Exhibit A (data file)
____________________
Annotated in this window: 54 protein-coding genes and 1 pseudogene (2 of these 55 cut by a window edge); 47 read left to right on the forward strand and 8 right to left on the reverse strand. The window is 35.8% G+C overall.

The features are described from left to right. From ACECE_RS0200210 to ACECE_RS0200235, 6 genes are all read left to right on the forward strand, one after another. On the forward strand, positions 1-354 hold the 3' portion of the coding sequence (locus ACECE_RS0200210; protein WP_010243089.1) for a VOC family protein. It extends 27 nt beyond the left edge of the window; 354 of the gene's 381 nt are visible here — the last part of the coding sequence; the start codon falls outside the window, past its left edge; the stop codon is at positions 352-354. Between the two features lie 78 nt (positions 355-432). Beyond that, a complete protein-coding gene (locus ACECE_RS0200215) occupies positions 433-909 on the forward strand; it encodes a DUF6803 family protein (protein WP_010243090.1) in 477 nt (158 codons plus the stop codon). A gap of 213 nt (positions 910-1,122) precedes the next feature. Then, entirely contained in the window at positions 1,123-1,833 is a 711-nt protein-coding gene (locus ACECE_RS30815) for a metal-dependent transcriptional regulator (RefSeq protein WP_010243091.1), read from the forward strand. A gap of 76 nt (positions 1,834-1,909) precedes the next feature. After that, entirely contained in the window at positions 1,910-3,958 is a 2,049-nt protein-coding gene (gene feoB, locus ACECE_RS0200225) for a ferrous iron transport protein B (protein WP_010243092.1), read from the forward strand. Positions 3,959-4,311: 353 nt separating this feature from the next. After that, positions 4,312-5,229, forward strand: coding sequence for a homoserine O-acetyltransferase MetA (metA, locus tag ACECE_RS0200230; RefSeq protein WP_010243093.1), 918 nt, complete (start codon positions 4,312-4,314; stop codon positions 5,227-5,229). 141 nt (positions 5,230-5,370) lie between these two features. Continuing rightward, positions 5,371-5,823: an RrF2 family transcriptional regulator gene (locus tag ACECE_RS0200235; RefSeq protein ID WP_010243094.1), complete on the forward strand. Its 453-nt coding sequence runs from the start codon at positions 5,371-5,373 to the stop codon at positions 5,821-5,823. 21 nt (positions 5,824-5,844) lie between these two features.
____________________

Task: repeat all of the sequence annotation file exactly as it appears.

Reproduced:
Annotated in this window: 54 protein-coding genes and 1 pseudogene (2 of these 55 cut by a window edge); 47 read left to right on the forward strand and 8 right to left on the reverse strand. The window is 35.8% G+C overall.

The features are described from left to right. From ACECE_RS0200210 to ACECE_RS0200235, 6 genes are all read left to right on the forward strand, one after another. On the forward strand, positions 1-354 hold the 3' portion of the coding sequence (locus ACECE_RS0200210; protein WP_010243089.1) for a VOC family protein. It extends 27 nt beyond the left edge of the window; 354 of the gene's 381 nt are visible here — the last part of the coding sequence; the start codon falls outside the window, past its left edge; the stop codon is at positions 352-354. Between the two features lie 78 nt (positions 355-432). Beyond that, a complete protein-coding gene (locus ACECE_RS0200215) occupies positions 433-909 on the forward strand; it encodes a DUF6803 family protein (protein WP_010243090.1) in 477 nt (158 codons plus the stop codon). A gap of 213 nt (positions 910-1,122) precedes the next feature. Then, entirely contained in the window at positions 1,123-1,833 is a 711-nt protein-coding gene (locus ACECE_RS30815) for a metal-dependent transcriptional regulator (RefSeq protein WP_010243091.1), read from the forward strand. A gap of 76 nt (positions 1,834-1,909) precedes the next feature. After that, entirely contained in the window at positions 1,910-3,958 is a 2,049-nt protein-coding gene (gene feoB, locus ACECE_RS0200225) for a ferrous iron transport protein B (protein WP_010243092.1), read from the forward strand. Positions 3,959-4,311: 353 nt separating this feature from the next. After that, positions 4,312-5,229, forward strand: coding sequence for a homoserine O-acetyltransferase MetA (metA, locus tag ACECE_RS0200230; RefSeq protein WP_010243093.1), 918 nt, complete (start codon positions 4,312-4,314; stop codon positions 5,227-5,229). 141 nt (positions 5,230-5,370) lie between these two features. Continuing rightward, positions 5,371-5,823: an RrF2 family transcriptional regulator gene (locus tag ACECE_RS0200235; RefSeq protein ID WP_010243094.1), complete on the forward strand. Its 453-nt coding sequence runs from the start codon at positions 5,371-5,373 to the stop codon at positions 5,821-5,823. 21 nt (positions 5,824-5,844) lie between these two features.